Paradox (Rogue Angel, Book 21)

Paradox (Rogue Angel, Book 21)

Alex Archer, Victor Milán

Language: English

Pages: 187

ISBN: 2:00306498

Format: PDF / Kindle (mobi) / ePub


Sent to lead an expedition to find Noah's Ark in the mountains of eastern Turkey, Annja Creed begins to realize that while it saved humanity once, it could not spell it's destruction.

One Mountain Thousand Summits: The Untold Story Tragedy and True Heroism on K2

The Stainless Steel Rat Returns

Maximum Offense (Death's Head, Book 2)

Phylogenesis (Founding of the Commonwealth, Book 1)

 

 

 

 

 

 

 

 

 

 

 

 

 

 

 

 

 

 

 

room. Maps had been spread out on the large table. Charlie and most of his posse were there along with Annja and the recently arrived Chasing History's Monsters crew. "That's right," Leif Baron said, sitting on the couch. He wore tan trousers, a white polo shirt and tan boots with pale crepe soles. Annja suspected the shirt was deliberately tight to emphasize his ripped physique. It was ripped, no denying—so much so that Annja suspected it wasn't entirely natural development. "A guy named Ron

well see things our masculine egos blind the rest of us to." He didn't say anything about Trish, the only other woman in the party. Annja tended to agree with the tacit assumption that Trish wouldn't be much use in danger. She wasn't at all abashed about that judgment, either. It wasn't about being male or female but about experience and courage. Abundantly blessed with physical courage, Annja tended not to be awed by it. She was more interested in the moral kind, herself. That to her mind was

really appreciate. It was a game Annja was far too familiar with. She'd played for such stakes before. She didn't doubt she would again. But not for a wild-goose chase like this. "Gentlemen," she said, "thank you for a wonderful dinner. And now, if you'll excuse me, I have to get home. I got an early start this morning." That was true. And while the flight from Montreal to New York had been anything but lengthy the attendant hassles and stresses of air travel constituted a sort of irreducible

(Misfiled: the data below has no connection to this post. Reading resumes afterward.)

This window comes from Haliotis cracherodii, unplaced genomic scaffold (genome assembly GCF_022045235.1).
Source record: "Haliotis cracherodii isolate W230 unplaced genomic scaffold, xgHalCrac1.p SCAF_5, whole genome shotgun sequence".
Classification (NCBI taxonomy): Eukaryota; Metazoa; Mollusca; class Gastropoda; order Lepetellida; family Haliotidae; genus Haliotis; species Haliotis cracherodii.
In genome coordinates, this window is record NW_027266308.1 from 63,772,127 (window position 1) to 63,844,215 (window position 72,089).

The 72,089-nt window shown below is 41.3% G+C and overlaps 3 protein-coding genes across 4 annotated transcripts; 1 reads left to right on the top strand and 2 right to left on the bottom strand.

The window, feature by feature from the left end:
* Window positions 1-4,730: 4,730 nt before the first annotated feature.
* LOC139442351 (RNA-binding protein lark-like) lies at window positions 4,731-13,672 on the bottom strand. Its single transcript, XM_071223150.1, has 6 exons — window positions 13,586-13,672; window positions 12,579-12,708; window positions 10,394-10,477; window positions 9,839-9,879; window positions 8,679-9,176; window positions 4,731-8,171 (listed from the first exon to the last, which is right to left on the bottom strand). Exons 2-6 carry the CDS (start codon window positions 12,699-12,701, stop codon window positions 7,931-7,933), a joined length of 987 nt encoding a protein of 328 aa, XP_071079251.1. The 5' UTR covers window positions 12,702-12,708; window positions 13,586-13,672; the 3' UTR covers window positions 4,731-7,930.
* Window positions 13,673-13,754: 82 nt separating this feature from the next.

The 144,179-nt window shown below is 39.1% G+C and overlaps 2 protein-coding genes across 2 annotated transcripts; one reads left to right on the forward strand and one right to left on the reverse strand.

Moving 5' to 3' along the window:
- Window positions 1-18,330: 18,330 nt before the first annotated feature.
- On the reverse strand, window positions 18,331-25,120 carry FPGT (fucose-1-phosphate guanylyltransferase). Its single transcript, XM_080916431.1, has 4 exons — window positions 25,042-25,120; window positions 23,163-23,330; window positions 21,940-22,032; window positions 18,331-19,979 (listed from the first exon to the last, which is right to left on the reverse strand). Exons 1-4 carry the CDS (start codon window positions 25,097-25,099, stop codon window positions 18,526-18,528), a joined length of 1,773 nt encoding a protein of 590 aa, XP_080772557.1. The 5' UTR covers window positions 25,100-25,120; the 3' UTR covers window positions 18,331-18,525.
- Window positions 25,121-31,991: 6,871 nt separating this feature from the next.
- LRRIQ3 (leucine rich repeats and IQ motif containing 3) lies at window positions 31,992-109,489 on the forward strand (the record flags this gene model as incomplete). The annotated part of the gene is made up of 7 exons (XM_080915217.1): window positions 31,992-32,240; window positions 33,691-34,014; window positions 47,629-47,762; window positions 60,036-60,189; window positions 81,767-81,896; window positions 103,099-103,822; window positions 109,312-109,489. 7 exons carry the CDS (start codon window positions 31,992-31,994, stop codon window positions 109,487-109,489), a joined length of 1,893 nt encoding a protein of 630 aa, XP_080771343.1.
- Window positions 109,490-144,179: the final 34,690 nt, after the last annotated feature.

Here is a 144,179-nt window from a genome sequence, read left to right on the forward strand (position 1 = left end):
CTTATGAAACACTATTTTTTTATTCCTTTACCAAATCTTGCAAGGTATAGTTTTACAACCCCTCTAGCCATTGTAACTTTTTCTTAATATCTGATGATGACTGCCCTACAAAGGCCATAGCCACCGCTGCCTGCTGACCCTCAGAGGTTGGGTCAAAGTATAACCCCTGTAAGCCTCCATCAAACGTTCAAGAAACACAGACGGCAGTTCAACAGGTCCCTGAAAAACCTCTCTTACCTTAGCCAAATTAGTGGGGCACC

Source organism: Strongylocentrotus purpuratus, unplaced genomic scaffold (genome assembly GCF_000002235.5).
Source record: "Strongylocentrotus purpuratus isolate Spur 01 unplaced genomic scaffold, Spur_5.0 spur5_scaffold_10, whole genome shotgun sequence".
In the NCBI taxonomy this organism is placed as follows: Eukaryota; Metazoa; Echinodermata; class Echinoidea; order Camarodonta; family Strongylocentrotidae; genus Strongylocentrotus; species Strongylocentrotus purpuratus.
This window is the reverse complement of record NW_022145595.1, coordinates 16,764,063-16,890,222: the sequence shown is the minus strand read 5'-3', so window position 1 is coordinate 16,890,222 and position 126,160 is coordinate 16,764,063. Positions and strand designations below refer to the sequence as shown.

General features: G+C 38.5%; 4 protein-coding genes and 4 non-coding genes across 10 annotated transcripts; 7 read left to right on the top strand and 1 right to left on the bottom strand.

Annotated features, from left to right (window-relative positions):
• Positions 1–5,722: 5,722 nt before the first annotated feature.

on the taphonomy of wood." "Taphonomy?" Charlie asked. "The study of how things fossilize," Robyn Wilfork said. "Goodness me. I think I need a drink!" "We need to remain scientific and systematic," Annja said, raising her voice to try to burst the bubble of excited comments flooding the cavernous space. "We can't jump to conclusions—" She became aware of Baron's vindicated smirk. Charlie Bostitch had tears running down his big saggy cheeks. "We need to set up camp outside," Bostitch said. "I

could barely make out anything but his eyes, long-lashed and shining at her through goggles and thick glasses. If he falls, he'll take me with him, she thought grimly. No matter where they moved laterally across the ice wall she didn't dare set an anchor to fast rope down and rapidly increase the distance between them and those who sought their lives. The anchor would give away their new line of descent, and defeat the whole purpose of moving sideways in the first place. From above Annja heard

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